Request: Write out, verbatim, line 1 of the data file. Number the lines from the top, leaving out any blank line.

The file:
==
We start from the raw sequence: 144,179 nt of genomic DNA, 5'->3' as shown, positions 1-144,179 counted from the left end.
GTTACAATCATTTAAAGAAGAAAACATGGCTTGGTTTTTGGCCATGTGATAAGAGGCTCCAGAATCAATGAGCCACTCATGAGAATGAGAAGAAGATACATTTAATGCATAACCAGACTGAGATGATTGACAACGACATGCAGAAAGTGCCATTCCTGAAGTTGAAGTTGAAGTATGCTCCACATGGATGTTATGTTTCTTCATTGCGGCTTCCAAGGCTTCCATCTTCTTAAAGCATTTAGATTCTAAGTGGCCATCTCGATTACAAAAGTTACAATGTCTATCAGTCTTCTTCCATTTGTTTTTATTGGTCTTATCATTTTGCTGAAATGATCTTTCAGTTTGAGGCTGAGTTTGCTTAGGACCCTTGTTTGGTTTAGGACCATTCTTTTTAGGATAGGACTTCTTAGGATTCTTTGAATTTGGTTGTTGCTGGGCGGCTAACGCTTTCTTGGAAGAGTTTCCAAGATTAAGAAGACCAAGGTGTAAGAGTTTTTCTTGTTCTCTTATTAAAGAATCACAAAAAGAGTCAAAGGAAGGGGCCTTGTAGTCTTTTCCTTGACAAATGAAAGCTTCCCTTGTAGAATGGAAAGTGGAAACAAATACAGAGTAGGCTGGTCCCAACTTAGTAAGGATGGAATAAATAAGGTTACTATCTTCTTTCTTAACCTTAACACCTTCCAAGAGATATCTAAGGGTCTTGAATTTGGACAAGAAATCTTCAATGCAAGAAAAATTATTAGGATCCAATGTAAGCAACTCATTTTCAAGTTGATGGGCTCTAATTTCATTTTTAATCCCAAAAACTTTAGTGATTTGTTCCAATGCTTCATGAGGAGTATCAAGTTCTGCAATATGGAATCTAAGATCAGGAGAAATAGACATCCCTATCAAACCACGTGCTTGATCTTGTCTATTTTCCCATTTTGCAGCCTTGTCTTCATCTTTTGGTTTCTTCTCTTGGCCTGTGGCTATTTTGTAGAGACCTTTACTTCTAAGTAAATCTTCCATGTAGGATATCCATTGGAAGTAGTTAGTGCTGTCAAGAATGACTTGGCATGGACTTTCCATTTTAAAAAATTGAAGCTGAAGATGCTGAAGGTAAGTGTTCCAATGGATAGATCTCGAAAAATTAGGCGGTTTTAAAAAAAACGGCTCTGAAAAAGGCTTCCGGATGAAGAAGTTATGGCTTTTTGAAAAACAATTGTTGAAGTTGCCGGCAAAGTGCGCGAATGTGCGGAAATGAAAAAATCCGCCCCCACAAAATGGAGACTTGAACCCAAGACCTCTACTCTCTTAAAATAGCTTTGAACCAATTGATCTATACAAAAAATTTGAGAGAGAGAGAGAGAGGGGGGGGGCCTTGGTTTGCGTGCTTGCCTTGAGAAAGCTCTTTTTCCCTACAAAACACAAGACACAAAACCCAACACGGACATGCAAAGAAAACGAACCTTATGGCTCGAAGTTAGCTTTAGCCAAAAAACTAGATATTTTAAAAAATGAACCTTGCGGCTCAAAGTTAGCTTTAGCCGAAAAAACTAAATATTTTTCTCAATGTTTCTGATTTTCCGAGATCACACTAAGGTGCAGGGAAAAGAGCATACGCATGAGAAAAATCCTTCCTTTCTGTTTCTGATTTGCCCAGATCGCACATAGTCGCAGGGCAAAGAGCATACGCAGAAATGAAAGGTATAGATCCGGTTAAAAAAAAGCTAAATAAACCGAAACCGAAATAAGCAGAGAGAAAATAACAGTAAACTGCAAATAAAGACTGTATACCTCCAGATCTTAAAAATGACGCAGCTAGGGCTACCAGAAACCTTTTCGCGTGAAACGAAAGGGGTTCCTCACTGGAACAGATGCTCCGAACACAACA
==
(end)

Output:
We start from the raw sequence: 144,179 nt of genomic DNA, 5'->3' as shown, positions 1-144,179 counted from the left end.